High gene flow maintains genetic diversity following selection for high EPSPS copy number in Kochia scoparia

Citation

Martin S.L., Benedict, L., Wei, W., Sauder, C. A., Beckie, H.J., and L. M. Hall (submitted) High gene flow maintains genetic diversity following selection for high EPSPS copy number in Kochia

Plain language summary

The major weed species kochia has successfully evolved resistances to four different herbicide modes of action. These resistances appear to spread quickly through kochia populations and could result in genetic bottlenecks, reduced standing genetic variation, and a reduced ability of populations to adapt further. Here we used double digest restriction enzyme associated sequencing to determine the level of gene flow among kochia populations, their levels of genetic diversity, and whether selection for glyphosate resistance resulting from an increase in copy number of the gene encoding the 5-enolpyruvylshikimate-3-phosphate synthase enzyme (EPSPS) is associated with a reduction in genetic variation. We determined that populations from the Canadian Prairies show little to no genetic differentiation and no correlation between genetic and geographic distance. This indicates that there is high gene flow among populations and no population structure. There is some evidence that kochia populations are somewhat genetically depauperate in comparison to other weed species, but genetic diversity did not differ between populations and individuals with high or low EPSPS copy number. While kochia is expected to be predominately outcrossing, the inbreeding coefficients suggest there fewer heterozygotes in these populations than expected, indicating that self-pollination rates may range up to 59%. We conclude any alleles for herbicide resistance will be able to spread quickly through the species’ populations and that the spread of these alleles appears unlikely to reduce the overall genetic variation of these populations. However, given this level of gene flow among populations, populations are unlikely to adapt to local conditions or form ecotypes without extremely strong selection pressure.

Abstract

1. The major weed species kochia has evolved resistances to four different herbicide modes of action. These resistances appear to spread quickly through kochia populations and could result in genetic bottlenecks and diminished standing genetic variation reducing the ability of populations to adapt further.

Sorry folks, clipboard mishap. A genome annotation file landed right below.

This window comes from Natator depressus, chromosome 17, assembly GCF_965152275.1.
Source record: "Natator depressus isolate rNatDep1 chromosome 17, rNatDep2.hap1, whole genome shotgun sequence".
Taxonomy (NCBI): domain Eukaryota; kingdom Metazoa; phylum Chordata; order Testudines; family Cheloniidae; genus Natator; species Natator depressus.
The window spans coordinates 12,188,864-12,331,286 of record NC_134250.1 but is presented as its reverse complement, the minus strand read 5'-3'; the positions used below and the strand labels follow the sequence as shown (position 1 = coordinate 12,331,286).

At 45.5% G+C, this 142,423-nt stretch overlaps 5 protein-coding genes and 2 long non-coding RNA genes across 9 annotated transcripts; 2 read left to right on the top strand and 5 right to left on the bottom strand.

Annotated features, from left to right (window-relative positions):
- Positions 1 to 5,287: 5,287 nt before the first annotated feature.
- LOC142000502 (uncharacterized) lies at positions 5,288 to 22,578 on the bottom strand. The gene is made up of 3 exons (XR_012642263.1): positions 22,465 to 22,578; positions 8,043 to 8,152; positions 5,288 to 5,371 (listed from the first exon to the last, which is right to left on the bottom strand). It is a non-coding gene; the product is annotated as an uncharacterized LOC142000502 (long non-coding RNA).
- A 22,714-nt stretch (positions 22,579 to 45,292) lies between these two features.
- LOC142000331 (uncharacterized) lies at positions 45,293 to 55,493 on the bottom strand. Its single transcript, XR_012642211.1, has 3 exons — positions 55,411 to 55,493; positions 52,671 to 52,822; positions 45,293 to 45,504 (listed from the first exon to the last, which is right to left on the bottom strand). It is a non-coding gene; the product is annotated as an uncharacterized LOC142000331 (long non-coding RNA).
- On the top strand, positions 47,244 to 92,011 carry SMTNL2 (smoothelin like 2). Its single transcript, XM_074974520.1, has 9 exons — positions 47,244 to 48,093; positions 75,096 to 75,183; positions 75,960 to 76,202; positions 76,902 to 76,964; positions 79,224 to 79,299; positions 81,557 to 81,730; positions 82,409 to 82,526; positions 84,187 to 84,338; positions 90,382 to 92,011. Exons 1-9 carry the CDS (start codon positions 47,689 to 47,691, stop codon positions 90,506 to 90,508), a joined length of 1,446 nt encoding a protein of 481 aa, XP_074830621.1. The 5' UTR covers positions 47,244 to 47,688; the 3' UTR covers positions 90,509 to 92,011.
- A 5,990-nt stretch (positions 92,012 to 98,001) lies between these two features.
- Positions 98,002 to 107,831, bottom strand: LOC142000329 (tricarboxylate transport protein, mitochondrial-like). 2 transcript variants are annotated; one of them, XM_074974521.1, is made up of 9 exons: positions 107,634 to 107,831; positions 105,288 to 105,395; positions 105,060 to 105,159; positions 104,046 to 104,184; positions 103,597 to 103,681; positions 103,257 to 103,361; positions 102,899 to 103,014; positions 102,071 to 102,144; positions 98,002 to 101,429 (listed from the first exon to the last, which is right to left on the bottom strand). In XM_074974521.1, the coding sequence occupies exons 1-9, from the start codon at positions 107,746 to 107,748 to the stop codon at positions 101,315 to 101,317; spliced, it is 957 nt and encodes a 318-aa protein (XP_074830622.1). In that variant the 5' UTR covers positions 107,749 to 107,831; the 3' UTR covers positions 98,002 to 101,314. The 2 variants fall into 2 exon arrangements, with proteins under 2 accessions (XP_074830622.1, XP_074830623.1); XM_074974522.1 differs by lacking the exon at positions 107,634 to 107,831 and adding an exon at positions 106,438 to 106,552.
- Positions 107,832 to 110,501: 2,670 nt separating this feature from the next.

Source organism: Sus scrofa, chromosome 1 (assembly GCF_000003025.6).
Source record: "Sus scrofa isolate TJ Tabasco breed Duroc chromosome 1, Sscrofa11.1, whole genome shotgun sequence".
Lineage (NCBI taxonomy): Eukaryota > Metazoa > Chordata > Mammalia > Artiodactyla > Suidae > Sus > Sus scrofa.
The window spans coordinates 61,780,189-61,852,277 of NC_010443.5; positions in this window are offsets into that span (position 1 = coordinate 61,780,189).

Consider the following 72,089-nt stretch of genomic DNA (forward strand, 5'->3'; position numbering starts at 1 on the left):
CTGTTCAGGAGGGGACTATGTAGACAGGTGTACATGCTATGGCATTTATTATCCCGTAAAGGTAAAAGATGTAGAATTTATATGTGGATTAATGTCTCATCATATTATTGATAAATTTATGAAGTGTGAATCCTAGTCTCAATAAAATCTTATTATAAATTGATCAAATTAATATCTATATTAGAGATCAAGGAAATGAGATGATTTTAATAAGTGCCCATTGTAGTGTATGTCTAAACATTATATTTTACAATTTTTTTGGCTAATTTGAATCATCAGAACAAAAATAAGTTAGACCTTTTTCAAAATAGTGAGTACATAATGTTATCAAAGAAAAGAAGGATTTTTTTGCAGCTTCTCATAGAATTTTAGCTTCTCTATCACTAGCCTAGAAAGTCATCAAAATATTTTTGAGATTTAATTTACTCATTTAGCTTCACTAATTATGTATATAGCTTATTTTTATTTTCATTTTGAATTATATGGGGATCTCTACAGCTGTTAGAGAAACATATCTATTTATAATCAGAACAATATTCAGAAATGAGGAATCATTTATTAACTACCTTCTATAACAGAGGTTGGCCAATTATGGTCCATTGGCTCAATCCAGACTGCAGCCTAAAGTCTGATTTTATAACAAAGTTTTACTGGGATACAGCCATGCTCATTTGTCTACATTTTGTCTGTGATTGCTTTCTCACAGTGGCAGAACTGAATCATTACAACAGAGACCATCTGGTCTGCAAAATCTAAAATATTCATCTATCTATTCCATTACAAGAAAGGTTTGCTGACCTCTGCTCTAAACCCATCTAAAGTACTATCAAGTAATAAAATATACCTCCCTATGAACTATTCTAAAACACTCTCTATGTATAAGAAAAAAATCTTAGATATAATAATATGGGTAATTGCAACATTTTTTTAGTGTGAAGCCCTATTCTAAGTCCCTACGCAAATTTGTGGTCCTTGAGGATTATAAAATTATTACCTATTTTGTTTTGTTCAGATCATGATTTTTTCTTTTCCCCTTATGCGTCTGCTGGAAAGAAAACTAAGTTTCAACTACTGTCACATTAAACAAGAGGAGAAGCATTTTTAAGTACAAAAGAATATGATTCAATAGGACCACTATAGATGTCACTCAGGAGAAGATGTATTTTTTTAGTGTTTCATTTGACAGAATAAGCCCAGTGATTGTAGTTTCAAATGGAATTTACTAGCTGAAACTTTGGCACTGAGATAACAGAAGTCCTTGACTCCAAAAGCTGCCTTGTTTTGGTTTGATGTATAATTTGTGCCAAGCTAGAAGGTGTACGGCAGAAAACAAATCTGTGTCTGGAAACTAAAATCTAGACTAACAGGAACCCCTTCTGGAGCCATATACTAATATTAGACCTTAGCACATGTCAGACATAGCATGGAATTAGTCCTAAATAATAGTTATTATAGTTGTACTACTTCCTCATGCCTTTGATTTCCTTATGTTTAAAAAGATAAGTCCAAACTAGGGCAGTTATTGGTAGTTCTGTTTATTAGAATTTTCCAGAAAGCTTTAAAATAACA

2. We used double digest restriction enzyme associated sequencing to determine the level of gene flow among kochia populations, levels of genetic diversity, and whether selection for glyphosate resistance resulting from an increase in copy number for the gene encoding the 5-enolpyruvylshikimate-3-phosphate synthase enzyme is associated with a reduction in genetic variation.
3. Populations from the Canadian Prairies show little to no genetic differentiation (FST = 0.01) and no correlation between genetic and geographic distance (r2 = -0.02 p = 0.56) indicating that there is high gene flow among populations and no population structure. There is some evidence that kochia populations are somewhat genetically depauperate in comparison to other weed species, but genetic diversity did not differ between populations or individuals with high or low 5-enolpyruvylshikimate-3-phosphate synthase copy number. While kochia is expected to be predominately outcrossing, the inbreeding coefficients suggest there are 23% fewer heterozygotes in these populations than expected and no variation was found to be associated with the chloroplast.
4. Synthesis and applications. These results indicate that any alleles for herbicide resistance will spread quickly through kochia’s populations, but that this spread is unlikely to reduce overall genetic variation in or limit the species’ ability to respond to further selection pressure.

Publication date

2018-03-01

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